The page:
Mike Griffith’s shared his draft chapter on ‘White Representations of Aboriginality in the Twentieth Century Australian Novel’ for the Cambridge History of the Australian Novel. Claire Lowrie circulated a draft of her article on ‘“A hill station for whom?”: Hill Stations and the racialized politics of coping with heat in colonial Malaya and the Philippines, 1920s-1930s.’

Thanks to (in order of zoom photo) Rohan Howitt, Julia Martínez, André Brett and Claire Wright for their excellent feedback!

DECRA and other grant successes

 Long time CASS member, Claire Wright (Macquarie University), was awarded an ARC DECRA for her project titled ‘Above the glass ceiling: Australian women in corporate leadership 1910–2020’. The project explores our understanding of business history by undertaking the first comprehensive history of women in corporate leadership in Australia across the twentieth and early twenty-first centuries. Well done Claire!

Lisa Slater was part of a team that won a UOW RevITAlise (RITA) Research Grant for her project ‘Re-walking and reawakening country’ (with Katharine Haynes and Phillip Byrne). 

Media

In August the Financial Review included a feature story on Simon Ville and his appointment as Harvard Chair of Australian Studies (2022-2023). You can read the story here

Book Prize – International Convention of Asian Scholars

Congratulations to Julia Martínez, Claire Lowrie, Frances Steel and Victoria Haskins, who won the Social Sciences ‘Teaching Tool Accolade’ in the 2021 International Convention of Asian Scholars Book Prizes. The accolade was awarded for their book, Colonialism and Male Domestic Service Across the Asia Pacific (Bloomsbury 2019). The book was an outcome of their ARC Discovery Project ‘Houseboys: A transcolonial history of domestic service in the Asia-Pacific’. More information on the prize and the winners can be found here

Conference Activities

A number of our members have engaged in conferences over the last few months.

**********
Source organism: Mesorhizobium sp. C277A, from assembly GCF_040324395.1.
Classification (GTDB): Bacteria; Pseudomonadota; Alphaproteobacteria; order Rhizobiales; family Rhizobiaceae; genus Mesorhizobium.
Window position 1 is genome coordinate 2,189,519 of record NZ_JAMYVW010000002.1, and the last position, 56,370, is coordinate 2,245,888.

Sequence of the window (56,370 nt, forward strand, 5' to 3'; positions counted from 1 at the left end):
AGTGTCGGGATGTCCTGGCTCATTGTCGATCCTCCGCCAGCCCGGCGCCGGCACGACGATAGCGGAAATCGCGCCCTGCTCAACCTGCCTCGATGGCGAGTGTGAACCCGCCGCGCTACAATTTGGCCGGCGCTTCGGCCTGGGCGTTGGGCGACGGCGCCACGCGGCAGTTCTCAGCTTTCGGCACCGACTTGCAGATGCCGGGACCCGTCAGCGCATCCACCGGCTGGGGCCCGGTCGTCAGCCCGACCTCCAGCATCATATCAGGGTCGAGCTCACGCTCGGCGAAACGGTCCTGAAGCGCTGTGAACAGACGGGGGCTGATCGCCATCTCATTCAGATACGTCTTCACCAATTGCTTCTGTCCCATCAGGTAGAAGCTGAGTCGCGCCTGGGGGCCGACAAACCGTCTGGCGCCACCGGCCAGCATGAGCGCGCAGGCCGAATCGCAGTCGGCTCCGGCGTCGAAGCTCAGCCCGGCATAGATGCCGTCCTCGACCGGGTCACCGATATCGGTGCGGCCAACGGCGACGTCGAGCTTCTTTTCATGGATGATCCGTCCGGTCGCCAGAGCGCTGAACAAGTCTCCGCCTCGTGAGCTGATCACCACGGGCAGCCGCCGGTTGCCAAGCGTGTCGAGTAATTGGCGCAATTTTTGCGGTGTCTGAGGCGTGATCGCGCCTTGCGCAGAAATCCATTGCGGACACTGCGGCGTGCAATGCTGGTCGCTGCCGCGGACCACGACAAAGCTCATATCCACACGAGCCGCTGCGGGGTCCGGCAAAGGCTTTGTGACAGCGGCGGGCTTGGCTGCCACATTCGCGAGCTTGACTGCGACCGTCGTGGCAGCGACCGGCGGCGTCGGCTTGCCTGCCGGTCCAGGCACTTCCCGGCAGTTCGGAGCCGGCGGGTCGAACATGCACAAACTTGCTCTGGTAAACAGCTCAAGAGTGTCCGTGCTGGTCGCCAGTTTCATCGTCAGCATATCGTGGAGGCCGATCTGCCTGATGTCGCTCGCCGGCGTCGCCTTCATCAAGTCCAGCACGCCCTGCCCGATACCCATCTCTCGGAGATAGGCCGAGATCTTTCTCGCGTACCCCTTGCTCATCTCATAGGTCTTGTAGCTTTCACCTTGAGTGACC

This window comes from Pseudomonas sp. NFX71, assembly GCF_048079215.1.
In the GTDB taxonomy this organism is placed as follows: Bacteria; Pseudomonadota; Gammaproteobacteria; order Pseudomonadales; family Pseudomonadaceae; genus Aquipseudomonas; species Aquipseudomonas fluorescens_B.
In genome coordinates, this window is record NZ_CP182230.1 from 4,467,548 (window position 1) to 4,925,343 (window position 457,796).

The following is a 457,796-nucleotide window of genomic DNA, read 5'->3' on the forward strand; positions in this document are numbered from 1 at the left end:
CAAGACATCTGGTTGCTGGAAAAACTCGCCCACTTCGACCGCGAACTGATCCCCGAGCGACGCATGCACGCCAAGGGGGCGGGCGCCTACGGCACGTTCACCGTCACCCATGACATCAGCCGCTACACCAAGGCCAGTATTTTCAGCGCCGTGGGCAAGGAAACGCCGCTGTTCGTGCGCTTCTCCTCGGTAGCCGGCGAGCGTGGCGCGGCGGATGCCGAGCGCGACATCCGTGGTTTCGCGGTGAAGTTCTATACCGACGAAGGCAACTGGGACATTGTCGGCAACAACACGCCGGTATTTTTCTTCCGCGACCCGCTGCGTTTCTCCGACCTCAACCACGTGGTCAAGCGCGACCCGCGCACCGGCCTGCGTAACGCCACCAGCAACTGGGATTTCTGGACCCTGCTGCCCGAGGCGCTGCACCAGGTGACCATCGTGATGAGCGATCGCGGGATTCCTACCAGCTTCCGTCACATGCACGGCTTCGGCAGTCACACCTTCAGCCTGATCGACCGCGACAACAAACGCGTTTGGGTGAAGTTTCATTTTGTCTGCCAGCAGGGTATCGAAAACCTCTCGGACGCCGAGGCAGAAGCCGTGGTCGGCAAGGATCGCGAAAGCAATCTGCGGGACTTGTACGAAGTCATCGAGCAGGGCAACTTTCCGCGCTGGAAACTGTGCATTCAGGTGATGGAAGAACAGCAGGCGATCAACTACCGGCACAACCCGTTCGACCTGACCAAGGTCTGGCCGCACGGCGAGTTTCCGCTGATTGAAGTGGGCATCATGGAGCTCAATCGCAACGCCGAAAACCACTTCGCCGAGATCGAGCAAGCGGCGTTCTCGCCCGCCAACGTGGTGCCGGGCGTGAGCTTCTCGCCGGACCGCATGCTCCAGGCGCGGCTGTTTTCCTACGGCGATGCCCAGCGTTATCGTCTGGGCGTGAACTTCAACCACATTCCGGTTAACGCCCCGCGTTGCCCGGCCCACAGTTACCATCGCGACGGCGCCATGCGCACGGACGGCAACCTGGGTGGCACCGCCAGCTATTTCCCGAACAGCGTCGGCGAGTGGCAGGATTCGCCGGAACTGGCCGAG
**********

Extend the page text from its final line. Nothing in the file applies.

Lauren Samuelsson was part of the organizing committee and a presenter for the Lilith ‘Gender in Catastrophic Times’ symposium in September.

Jane Carey was part of a panel presentation on ‘Eugenic thinking in Australasia: An Anti-Eugenics Centennial’ organised by the University of Western Australia and PEiPL (Philosophical Engagement in Public Life).

In August, Claire Lowrie and Julia Martínez presented at the International Convention of Asian Scholars. They were part of a panel on  as part of a panel on ‘Indentured Labour and Domestic Service’ with Arunima Datta (University of Idaho) and Victoria Haskins (University of Newcastle), chaired by Swapna Banerjee (CUNY).

 

If you are a CASS member or affiliate and you have news on your research that you would like to publicise, contact Claire clowrie@uow.edu.au

 

PhD research on food history featured on the ABC

Lauren Samuelsson submitted her PhD thesis, titled ‘A Matter of Taste: The Australian Women’s Weekly and the Birth of a Modern Australian Food Culture’, on the 25th of June. We were very fortunate to be able to toast her success just days before Greater Sydney went into lockdown. Lauren’s work is generating a high level of public interest. Following the submission of her thesis she was interviewed by Wendy Harmer and Robby Buck on ABC Radio Sydney and an article on her thesis was published on the ABC’s website. Lauren was also interviewed by Indira Naidoo for ABC Radio’s ‘Nightlife’ program. You can listen to the full forty-minute interview here.

André Brett wins the Max Crawford Medal

Congratulations to André Brett, UOW historian and member of the Centre for Colonial and Settler Studies (CASS), who won the Max Crawford Medal. The medal is Australia’s most prestigious award for achievement and promise in the humanities. André won the award for his work on the environmental history of railways. You can find out more about André’s award here.